Written by: Matt Johnson for Sask Sport
It all started in an Enterprise Rent-A-Car.
In the fall of 2015, Alex Clarke was simply renting a car for work and so was Ryan Lundquist, the then manager of officiating with Sask Hockey.
“He had a jacket on with the referee division crest, so I just kind of went up to him and started a conversation,” said Clarke. “Funny enough, that’s how a lot of my opportunities would come about.”
When Clarke mentioned her extensive hockey background, including a four-year NCAA career at the College of St. Scholastica and three seasons with the Weyburn Golden Wings (U18 AAA), Lunquist’s interest quickly peaked.
Knowing she wanted to stay involved in the game, a quick conversation led her to where she is today.
After receiving officiating assignments at various levels across Saskatchewan hockey for six years, in the last couple of months Clarke has climbed the ranks in a big way. This August, she officiated at her first IIHF World Women’s Hockey Championship in Calgary, became the first female to officiate a Western Hockey League (WHL) game and was recently announced as one of10 females to officiate in the American Hockey League (AHL) during the 2021-22 season.
Safe to say, her post-playing career has turned out alright.
I’m so grateful to be opening doors and bringing down barriers that are going to allow other females opportunities in the future and allow them the opportunity to see it and know they can work toward it.Alex Clarke on what her officiating opportunities in 2021 mean to other women
While Clarke has yet to receive her first official assignment for an AHL game, she will be based out of Winnipeg and expects to make her debut in the second-half of November upon returning from Finland where she will officiate a three-game series between the Canadian and Finnish women’s national teams.
November has the potential to be a big month for Clarke. On top of her AHL debut, she will find out if she’s been chosen to officiate at the upcoming 2022 Olympic Games in Beijing, a goal she’s had at the top of her mind for quite some time.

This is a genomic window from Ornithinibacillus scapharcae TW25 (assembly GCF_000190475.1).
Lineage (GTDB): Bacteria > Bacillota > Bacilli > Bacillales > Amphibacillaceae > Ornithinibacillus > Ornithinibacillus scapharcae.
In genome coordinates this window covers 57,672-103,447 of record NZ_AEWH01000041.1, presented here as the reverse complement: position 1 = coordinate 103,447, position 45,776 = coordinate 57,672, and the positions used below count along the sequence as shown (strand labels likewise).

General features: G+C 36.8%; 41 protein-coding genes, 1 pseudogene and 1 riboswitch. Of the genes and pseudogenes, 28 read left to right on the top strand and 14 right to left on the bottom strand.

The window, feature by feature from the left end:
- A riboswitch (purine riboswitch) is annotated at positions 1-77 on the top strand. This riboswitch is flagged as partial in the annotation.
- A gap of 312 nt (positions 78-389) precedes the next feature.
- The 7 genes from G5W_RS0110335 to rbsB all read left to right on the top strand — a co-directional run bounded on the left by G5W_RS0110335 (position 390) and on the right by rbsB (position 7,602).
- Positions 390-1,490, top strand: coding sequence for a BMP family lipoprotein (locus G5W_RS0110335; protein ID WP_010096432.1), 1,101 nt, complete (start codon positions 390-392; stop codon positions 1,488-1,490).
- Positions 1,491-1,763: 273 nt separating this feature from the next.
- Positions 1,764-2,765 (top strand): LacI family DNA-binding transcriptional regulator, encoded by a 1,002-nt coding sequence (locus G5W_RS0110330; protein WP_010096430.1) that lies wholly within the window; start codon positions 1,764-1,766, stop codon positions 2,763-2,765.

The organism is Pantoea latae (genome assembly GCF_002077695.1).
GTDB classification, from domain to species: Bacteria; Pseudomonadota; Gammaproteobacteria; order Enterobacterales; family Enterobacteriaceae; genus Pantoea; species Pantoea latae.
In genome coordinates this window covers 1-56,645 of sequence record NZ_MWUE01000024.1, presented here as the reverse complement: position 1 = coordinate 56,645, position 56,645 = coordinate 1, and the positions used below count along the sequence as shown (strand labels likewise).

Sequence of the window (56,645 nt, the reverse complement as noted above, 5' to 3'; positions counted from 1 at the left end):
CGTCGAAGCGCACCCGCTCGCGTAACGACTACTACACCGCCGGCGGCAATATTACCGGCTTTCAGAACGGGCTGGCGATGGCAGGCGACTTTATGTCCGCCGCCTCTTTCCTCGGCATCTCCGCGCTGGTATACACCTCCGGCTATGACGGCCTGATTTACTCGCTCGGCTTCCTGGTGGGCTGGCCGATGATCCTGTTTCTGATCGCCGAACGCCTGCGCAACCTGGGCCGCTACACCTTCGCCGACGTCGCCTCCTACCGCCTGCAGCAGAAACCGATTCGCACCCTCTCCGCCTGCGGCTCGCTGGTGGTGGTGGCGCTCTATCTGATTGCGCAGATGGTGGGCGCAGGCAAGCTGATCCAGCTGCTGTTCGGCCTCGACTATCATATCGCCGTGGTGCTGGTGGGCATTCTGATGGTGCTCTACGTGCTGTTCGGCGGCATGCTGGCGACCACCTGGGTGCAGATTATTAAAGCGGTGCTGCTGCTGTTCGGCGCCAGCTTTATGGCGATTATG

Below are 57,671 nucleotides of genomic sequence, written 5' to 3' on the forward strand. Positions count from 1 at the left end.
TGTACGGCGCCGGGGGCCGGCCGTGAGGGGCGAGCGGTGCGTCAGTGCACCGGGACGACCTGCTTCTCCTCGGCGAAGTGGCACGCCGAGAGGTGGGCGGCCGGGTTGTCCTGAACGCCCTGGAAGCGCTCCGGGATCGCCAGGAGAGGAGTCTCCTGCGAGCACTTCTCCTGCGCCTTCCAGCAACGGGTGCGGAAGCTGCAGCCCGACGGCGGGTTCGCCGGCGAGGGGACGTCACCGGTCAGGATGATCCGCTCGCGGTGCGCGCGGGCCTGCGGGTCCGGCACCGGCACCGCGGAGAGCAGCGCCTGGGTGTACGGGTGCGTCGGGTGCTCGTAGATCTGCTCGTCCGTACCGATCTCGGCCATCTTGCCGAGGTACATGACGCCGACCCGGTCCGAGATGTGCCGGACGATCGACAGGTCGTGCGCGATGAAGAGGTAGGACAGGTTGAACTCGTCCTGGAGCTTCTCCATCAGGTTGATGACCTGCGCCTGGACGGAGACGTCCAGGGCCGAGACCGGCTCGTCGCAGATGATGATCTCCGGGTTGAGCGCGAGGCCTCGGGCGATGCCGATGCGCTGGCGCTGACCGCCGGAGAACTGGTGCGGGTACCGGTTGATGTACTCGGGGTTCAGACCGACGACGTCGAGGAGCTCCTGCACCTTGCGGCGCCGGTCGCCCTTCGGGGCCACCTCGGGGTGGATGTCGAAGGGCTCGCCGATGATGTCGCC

“In the past for females, the Olympics was the highest you could ever make it,” she said. “So for me, it’s still that same mentality. That’s the goal. That’s the top of the female officiating that you can get to. I’ve been working so hard for it for so long.”
But the Olympics aren’t the proverbial end in the road anymore. And her recent assignments are showing that.
“I’m so grateful to be opening doors and bringing down barriers that are going to allow other females opportunities in the future and allow them the opportunity to see it and know that they can work towards it,” said Clarke.
“Now girls are going to be able to see females in the WHL and know that it is an opportunity.”
Clarke admits not having the chance to officiate in the WHL bubble in Regina last year was disappointing, but her confidence didn’t necessarily wane. She knew that the opportunity for female officials could be on the horizon with continued development of skill.
“There were moments of doubt where it was disheartening to see people that I felt I was closely in line with to get opportunities and me not. But that’s also what fuels my fire is knowing that I’m close and knowing that it can be done,” said Clarke.
“For me, that’s when I saw it as ‘these are the officials that are getting the opportunities and I’m not far off their development. If I take the next nine months to really hone in on my own development, I can be there.’”
Now she is there.
Clarke believes that coming from a small town in Saskatchewan didn’t provide any disadvantage to her hockey dreams and now, she’s a bit of a celebrity..
“It’s just another piece of the story. It doesn’t matter who you are or where you come from,” said Clarke. “The whole being a female entering a male-dominated industry, it’s being a mom and making it work, it’s being from a small town and getting somewhere, it’s all a part of the same story. I think that it definitely is a piece of who I am.
“Lately, I’ve been a bit of a celebrity,” joked Clarke. “There’s not a lot of news in Drake, Saskatchewan and I’ve been a piece of it in the last few months.” It’s pretty clear why. And it’s a story that feels like it’s just getting started.